So where does Pixie fit with this? Well Pixie is still a bit of an experiment. I have been testing out the momentum pull with her to see if it helps me conserve energy and to allow me to do more. Right now I have just enough energy to get through going to work and not much else, although my new supplements from the holistic doctor seem to help some. Some days it is hard for me to make it through an 8 hour shift, other days I make it through just fine. Then there are times I need to push myself to “power through” my commitments. If I do more than I can handle in a day, the following day, or even the next, I feel completely exhausted and almost hung over. My whole body is tired and achy. Every morning Pixie is let out of her kennel by Matt and she hops up on the bed to sniff me. Some mornings it is a quick sniff and she is off to go potty and be fed. Other mornings it is a long sniff followed by laying down next to me. Matt will call her to go downstairs and she refuses to budge until I get up. Nightime can also be similar. She will sometimes cuddle with me on the bed and as Matt comes to bed she will hop off and go right into her kennel without even being asked. Other nights Matt will tell her to “kennel” and instead of jumping off the bed she will get up and then sit on me and refuse to budge. I have not been able to figure out why she does this, but I do feel like she is picking up on something going on with me. Is she trying to alert me about something? Can she pick up on inflammation happening in my body? Can she sense my hormone levels changing? Or even pick up that I will get a bad pressure headache before it happens? I have recently started to keep a log of when she displays different behaviors. I write down how I feel at that point in time and then I write down how I feel later in the day to see if I can connect the dots.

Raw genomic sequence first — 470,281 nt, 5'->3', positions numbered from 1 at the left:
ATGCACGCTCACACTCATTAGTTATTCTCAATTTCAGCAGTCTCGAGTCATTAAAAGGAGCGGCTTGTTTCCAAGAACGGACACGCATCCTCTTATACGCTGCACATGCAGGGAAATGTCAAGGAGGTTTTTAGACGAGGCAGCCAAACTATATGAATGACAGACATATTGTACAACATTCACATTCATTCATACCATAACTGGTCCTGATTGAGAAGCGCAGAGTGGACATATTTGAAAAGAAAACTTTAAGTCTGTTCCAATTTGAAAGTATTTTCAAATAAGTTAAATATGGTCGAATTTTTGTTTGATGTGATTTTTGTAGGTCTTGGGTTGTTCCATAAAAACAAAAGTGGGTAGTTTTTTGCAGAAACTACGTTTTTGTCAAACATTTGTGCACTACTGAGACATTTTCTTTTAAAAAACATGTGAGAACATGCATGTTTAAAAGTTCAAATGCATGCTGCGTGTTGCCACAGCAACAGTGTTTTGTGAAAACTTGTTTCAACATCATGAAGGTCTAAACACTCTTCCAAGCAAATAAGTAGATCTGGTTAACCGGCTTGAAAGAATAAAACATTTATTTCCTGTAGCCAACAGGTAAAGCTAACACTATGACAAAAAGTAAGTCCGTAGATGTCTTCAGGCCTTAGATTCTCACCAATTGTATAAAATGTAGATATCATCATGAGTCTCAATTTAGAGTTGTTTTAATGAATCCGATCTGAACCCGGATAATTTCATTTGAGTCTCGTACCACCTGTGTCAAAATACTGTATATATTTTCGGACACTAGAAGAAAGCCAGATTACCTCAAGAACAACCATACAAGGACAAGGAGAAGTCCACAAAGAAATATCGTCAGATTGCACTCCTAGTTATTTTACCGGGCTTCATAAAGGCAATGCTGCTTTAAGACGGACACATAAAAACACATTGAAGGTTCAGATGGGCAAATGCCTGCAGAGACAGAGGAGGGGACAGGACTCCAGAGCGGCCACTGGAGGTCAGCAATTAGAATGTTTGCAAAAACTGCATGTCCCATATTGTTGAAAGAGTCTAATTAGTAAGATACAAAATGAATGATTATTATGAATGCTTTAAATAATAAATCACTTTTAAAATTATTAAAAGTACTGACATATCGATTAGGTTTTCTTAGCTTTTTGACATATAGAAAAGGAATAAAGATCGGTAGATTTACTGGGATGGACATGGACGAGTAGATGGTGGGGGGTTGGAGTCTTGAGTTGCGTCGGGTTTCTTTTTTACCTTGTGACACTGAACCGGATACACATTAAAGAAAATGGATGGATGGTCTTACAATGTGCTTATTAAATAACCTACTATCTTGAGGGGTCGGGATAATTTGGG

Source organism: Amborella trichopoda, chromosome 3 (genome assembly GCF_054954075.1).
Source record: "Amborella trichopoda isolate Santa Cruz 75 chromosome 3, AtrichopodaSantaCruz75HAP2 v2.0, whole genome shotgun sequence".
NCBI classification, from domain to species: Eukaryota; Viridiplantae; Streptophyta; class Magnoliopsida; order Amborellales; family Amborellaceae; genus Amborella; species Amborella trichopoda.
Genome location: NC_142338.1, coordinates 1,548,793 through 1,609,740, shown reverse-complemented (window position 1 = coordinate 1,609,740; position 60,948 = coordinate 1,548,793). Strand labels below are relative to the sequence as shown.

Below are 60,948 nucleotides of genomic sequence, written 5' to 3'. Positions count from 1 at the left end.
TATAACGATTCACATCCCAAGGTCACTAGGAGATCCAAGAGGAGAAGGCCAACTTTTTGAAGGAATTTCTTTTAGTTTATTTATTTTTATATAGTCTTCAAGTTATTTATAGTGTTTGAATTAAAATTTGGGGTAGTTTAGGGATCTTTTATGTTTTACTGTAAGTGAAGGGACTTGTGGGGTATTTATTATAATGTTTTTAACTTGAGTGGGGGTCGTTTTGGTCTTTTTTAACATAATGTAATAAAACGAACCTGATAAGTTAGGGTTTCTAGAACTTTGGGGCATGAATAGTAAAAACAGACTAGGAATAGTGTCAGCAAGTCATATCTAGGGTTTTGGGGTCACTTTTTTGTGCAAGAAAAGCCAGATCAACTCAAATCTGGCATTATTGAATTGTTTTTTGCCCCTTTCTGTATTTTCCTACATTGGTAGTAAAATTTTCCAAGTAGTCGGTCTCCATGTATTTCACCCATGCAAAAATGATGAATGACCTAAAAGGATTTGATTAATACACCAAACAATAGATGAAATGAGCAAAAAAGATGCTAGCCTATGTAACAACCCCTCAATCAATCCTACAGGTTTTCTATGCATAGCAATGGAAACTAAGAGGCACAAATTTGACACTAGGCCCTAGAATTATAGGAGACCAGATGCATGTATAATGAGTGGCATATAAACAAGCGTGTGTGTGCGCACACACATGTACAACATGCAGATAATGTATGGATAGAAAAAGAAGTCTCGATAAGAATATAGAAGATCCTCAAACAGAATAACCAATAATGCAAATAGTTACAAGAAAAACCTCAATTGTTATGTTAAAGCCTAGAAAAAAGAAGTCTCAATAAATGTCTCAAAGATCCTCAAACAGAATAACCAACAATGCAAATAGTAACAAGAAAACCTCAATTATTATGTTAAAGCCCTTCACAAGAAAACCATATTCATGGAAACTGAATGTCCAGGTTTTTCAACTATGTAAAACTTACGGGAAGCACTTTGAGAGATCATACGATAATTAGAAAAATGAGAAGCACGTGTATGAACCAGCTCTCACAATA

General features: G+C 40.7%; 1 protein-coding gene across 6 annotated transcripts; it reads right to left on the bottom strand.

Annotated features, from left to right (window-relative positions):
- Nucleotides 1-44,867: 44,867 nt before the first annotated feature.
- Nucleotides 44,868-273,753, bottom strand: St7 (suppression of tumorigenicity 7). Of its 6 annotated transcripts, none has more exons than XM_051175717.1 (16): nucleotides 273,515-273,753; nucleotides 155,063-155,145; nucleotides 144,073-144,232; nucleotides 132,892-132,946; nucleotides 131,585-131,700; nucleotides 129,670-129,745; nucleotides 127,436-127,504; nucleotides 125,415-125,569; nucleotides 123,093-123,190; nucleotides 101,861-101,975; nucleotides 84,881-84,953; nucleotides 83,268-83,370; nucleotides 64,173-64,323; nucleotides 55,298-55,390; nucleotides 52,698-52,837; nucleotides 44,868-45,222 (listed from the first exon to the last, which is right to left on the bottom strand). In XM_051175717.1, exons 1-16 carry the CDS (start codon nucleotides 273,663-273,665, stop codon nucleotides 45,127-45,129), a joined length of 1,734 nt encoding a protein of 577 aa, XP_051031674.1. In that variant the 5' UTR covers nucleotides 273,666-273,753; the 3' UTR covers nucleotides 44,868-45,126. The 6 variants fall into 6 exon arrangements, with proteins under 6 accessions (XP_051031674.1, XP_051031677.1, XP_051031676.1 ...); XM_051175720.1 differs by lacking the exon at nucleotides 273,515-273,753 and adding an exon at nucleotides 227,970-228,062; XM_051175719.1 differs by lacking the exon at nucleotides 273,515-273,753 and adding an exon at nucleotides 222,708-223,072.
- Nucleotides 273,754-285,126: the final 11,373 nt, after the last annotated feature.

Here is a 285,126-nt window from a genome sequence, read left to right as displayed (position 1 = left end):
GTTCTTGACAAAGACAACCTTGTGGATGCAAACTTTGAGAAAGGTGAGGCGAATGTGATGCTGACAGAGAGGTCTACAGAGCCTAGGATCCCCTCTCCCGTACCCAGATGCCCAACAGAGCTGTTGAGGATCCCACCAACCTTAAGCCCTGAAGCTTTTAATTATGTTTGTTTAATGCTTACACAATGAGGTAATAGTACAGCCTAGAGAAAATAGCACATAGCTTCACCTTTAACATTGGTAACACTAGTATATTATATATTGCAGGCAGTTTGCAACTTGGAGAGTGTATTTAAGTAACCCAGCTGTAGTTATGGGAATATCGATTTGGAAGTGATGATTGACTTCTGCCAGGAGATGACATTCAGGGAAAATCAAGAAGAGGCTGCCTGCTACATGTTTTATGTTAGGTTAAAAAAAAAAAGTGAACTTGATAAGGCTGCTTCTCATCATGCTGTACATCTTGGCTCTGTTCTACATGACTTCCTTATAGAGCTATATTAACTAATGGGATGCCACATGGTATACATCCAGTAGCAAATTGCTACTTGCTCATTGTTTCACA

For more details on our products and services, please feel free to visit us at: service dog puppy raiser, guide dog, puppy in training, assistance dog, ptsd dog.
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Issued By growingupguidepup
Country United States
Categories Business
Last Updated September 29, 2020